A medical school in Tokyo that made it difficult for female students to pass entrance exams was ordered Thursday to pay compensation to 13 women for gender discrimination.
Juntendo University said in 2018 that it had raised the bar for women in exams in order to “close the gap with male students” as a scandal over medical school admissions uncovered inappropriate practices at several institutions. .
The university argued at the time that women had better communication skills and therefore had an advantage in the interview portion of their applications.
A spokesman for the Tokyo district court told AFP that Juntendo had been ordered to pay the plaintiffs, with local media reporting that the total compensation amounted to about 8 million yen ($62,000). The university declined to comment.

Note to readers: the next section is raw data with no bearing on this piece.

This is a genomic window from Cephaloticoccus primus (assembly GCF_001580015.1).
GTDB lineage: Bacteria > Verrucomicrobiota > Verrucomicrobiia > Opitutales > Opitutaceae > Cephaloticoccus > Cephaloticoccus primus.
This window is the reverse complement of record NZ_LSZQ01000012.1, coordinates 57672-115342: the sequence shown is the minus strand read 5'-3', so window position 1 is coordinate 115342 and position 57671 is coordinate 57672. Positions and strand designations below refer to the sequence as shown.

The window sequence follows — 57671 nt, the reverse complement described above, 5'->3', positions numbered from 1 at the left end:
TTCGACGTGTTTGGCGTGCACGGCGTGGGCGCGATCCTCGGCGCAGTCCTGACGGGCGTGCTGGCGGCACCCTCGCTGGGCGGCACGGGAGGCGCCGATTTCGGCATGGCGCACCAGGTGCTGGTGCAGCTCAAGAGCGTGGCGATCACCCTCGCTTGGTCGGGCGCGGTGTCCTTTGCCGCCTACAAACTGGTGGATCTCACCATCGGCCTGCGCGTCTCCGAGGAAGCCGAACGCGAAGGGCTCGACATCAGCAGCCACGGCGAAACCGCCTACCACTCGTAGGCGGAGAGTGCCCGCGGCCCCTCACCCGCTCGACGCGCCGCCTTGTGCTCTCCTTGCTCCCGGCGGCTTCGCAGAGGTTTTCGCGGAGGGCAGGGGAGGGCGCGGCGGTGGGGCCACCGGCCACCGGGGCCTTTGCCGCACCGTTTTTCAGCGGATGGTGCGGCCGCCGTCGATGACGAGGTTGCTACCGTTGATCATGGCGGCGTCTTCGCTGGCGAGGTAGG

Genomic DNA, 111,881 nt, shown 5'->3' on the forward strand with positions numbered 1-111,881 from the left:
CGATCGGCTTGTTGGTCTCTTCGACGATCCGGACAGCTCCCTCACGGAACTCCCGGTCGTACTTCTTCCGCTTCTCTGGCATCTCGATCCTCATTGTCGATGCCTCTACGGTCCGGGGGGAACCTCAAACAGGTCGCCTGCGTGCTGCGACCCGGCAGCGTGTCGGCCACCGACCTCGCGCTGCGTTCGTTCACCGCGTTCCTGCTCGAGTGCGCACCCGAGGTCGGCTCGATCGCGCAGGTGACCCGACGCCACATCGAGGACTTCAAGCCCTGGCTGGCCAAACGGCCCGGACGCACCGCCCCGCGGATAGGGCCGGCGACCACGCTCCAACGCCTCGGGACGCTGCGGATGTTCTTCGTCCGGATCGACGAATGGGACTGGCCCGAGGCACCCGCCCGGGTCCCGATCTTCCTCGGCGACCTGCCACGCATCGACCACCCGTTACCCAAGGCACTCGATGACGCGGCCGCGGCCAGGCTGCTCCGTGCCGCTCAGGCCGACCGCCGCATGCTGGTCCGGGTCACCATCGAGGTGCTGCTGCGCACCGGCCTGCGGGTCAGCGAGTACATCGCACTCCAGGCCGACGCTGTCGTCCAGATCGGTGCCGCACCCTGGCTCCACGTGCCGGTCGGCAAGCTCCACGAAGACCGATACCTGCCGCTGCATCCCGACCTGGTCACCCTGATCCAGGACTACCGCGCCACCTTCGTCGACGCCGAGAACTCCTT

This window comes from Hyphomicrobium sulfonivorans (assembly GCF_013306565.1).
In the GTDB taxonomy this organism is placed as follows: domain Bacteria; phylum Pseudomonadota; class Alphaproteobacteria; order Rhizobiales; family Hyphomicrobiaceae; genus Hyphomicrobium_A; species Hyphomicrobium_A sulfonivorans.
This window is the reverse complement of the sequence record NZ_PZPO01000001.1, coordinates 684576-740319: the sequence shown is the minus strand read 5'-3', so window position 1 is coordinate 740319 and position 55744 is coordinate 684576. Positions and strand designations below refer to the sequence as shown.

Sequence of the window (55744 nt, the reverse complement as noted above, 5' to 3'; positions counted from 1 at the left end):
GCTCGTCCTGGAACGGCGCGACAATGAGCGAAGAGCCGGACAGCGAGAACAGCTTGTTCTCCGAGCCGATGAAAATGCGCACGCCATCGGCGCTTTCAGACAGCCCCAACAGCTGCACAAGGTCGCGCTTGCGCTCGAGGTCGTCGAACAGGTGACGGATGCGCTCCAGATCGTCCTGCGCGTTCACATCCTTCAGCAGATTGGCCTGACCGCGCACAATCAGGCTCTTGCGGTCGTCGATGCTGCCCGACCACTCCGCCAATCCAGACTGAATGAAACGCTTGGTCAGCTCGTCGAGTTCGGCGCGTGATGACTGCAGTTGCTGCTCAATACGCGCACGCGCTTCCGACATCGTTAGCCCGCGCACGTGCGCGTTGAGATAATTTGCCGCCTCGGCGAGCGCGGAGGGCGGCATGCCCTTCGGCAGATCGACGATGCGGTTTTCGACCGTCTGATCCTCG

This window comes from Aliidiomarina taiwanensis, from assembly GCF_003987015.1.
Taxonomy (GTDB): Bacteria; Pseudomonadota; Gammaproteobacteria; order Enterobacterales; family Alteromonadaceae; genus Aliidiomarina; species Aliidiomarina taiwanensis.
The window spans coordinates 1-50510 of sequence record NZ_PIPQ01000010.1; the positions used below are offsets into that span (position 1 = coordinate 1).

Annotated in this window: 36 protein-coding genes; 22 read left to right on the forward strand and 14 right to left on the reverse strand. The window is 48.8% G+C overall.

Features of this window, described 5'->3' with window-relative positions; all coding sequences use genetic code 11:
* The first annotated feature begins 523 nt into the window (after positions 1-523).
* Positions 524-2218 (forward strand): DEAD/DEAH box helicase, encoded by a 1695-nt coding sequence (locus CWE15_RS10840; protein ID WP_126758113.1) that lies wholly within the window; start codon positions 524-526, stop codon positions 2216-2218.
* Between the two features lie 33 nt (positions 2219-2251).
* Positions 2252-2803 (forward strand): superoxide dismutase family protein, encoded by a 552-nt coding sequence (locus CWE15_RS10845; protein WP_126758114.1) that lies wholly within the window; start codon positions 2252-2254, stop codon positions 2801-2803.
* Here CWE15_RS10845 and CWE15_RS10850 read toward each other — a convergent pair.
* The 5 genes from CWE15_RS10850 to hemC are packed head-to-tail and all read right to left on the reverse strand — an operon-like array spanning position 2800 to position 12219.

A government investigation was launched four years ago after another college, Tokyo Medical University, admitted it had systematically lowered female candidates’ scores to keep women in the student body around 30 percent.
The government report said female applicants were discriminated against at four of the 81 schools it studied, and media at the time said admissions staff believed women would leave the medical profession or work fewer hours when they married and had children. .
Tokyo Medical School, Juntendo University, and Kitasato University admitted the problem and apologized, while St. Marianna University of Medicine denied the claims.
Several lawsuits have been filed against the universities since the report’s publication in 2018.